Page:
Monthly Archives: January 2012

Exploring the science of complexity

Lorenz AttractorThis blog post is about what I see as one of the most important papers linking the complexity sciences to development and humanitarian efforts – at least it is for me personally, but I think it also takes a very important position in the discussion in general.

The paper has the title ‘Exploring the science of complexity: Ideas and implications for development and humanitarian efforts’ and is authored by Ben Ramalingam (author of the blog Aid on the Edge of Chaos) and Harry Jones with Toussaint Reba and John Young. The paper can be downloaded here.

Why do I think is the paper so important? For me personally it was the first paper I read that explicitly linked the two domains (complexity science and international development) and it does that in a very comprehensive and systematic manner.

Ramalingam and colleagues go back to the origins of complexity sciences and put it into context by showing applications in the social, political and economic realms. They unpack the complexity sciences and present them in ten key concepts divided into three sets, i.e., complexity and systems, complexity and change, and complexity and agency. Here an overview taken from p 8. of their paper:

Complexity and systems: These first three concepts relate to the features of systems which can be described as complex:

  1. Systems characterised by interconnected and interdependent elements and dimensions are a key starting point for understanding complexity science.
  2. Feedback processes crucially shape how change happens within a complex system.
  3. Emergence describes how the behaviour of systems emerges – often unpredictably – from the interaction of the parts, such that the whole is different to the sum of the parts.

Complexity and change: The next four concepts relate to phenomena through which complexity manifests itself:

  1. Within complex systems, relationships between dimensions are frequently nonlinear, i.e., when change happens, it is frequently disproportionate and unpredictable.
  2. Sensitivity to initial conditions highlights how small differences in the initial state of a system can lead to massive differences later; butterfly effects and bifurcations are two ways in which complex systems can change drastically over time.
  3. Phase space helps to build a picture of the dimensions of a system, and how they change over time. This enables understanding of how systems move and evolve over time.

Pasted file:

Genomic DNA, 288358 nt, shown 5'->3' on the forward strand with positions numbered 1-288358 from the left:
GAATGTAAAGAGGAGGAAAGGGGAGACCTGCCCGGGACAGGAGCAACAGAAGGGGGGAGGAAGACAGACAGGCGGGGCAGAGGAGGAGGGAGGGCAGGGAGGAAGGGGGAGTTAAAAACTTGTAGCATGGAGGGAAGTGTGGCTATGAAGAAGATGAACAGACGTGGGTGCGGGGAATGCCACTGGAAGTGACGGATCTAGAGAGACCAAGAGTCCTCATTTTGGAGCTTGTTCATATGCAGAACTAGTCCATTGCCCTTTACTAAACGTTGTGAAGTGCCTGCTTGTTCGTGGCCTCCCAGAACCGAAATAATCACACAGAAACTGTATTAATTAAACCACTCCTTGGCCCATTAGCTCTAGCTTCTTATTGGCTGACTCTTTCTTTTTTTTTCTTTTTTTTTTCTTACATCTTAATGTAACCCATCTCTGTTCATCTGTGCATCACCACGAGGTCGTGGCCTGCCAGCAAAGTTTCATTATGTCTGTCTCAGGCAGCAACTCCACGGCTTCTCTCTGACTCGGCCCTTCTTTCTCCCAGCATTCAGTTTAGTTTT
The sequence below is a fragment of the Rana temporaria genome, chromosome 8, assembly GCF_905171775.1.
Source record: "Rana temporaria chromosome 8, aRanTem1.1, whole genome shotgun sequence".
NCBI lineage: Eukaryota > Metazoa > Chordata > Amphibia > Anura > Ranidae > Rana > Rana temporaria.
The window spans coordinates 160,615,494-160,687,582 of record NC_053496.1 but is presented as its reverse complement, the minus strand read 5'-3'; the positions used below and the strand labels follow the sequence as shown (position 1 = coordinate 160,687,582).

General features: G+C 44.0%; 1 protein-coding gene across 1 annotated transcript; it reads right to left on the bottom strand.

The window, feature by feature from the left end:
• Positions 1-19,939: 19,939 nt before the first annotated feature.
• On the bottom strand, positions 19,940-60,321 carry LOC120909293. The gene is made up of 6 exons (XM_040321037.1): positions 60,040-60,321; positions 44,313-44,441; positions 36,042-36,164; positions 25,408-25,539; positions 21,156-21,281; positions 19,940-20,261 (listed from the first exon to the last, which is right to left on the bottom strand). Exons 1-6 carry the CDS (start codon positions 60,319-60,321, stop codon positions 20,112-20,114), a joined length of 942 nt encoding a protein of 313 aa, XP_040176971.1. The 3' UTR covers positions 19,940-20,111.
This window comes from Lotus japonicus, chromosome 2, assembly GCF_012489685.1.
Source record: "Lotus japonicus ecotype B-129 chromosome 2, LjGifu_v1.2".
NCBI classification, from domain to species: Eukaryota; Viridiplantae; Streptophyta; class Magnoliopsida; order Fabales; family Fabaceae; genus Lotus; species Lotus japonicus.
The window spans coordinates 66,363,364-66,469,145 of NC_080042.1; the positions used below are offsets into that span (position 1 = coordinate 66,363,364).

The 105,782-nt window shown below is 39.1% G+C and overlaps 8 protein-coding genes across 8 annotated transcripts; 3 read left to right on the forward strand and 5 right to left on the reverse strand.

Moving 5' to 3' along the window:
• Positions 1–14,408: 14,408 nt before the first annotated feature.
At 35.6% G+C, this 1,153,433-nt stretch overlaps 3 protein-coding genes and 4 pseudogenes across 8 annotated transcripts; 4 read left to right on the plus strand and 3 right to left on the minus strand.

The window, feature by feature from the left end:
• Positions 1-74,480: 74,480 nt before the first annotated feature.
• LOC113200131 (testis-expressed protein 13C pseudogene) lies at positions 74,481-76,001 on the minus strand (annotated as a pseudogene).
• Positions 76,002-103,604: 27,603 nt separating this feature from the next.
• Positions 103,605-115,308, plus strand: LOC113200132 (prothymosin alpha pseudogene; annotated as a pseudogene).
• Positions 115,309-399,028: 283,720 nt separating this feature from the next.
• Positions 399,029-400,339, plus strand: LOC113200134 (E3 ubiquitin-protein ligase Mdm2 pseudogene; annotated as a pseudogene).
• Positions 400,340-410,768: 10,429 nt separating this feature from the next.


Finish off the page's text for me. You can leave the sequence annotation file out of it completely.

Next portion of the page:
4. Chaos and edge of chaos describe the order underlying the seemingly random behaviours exhibited by certain complex systems.

Complexity and agency: The final three concepts relate to the notion of adaptive agents, and how their behaviours are manifested in complex systems:

  1. Adaptive agents react to the system and to each other, leading to a number of phenomena.
  2. Self-organisation characterises a particular form of emergent property that can occur in systems of adaptive agents.
  3. Co-evolution describes how, within a system of adaptive agents, co-evolution occurs, such that the overall system and the agents within it evolve together, or co-evolve, over time.

In great detail they explain every concept, give examples and discuss the implications of the concepts for the development system.

I like the paper because it really brings together all those important concepts in an accessible way. Although the paper is pretty long (89 pages all in all), it is not at all a boring read. In the conclusion part of the paper, the authors also describe the difficulty of presenting such an intricate matter as complexity sciences, itself being not a unified scientific discipline:

[…] it is useful to note that scientific knowledge is usually characterised with reference to the metaphor of a building. The ease with which the terms ‘foundations’, ‘pillars’ and ‘structures’ of knowledge are used indicates the prevalence of this architectural metaphor. Our difficulty was in trying to represent complexity science concepts as though they were parts of a building. They are, in fact, more like a loose network of interconnected and interdependent ideas. A more detailed look highlights conceptual linkages and interconnections between the different ideas. The best way to see how they fit together in the development and humanitarian field would be to try to apply them to a specific challenge or problem. […] Based on our reading, however, a grand edifice may never be erected along the lines of, for example, neoclassical economics. If this is the case, it may be that we need to become better accustomed to a network-oriented model of how knowledge and ideas relate to each other.

For me, it is intriguing how the science of complexity not only defies scientific practices by diverting from the pure deductive and inductive approaches and combining them but also evaded characterizations in ‘traditional’ scientific schemes such as the building mentioned above. This reminds me of the book ‘Complexity and Postmodernism’ by Paul Cilliers, which I started reading but I got stuck somewhere in the middle, overwhelmed by his theory and language. I hope that I will finish it some day and report on that here.

The authors also try to answer a number of questions around the topic of the application of complexity to development and what it means for example for international donors. A few quotes from the concluding remarks:

In our view, the value of complexity concepts are at a meta-level, in that they suggest new ways to think about problems and new questions that should be posed and answered, rather than specific concrete steps that should be taken as a result.


As well as use by implementing agencies, an understanding of complexity must also be built into the frameworks of the donors and others who hold the power to determine the shape of development interventions. This may be easier said than done – complexity requires a shift in attitudes that would not necessarily be welcome to many working in Northern agencies. For example, such a shift may require adjusting away from the ‘mechanistic’ approach to policy, or being prepared to admit that most organisations are learning about development interventions as they go along, or being transparent about the fact that taxpayers’ money may be spent on a project that does not guarantee results. It may mean having smaller, but better programmes.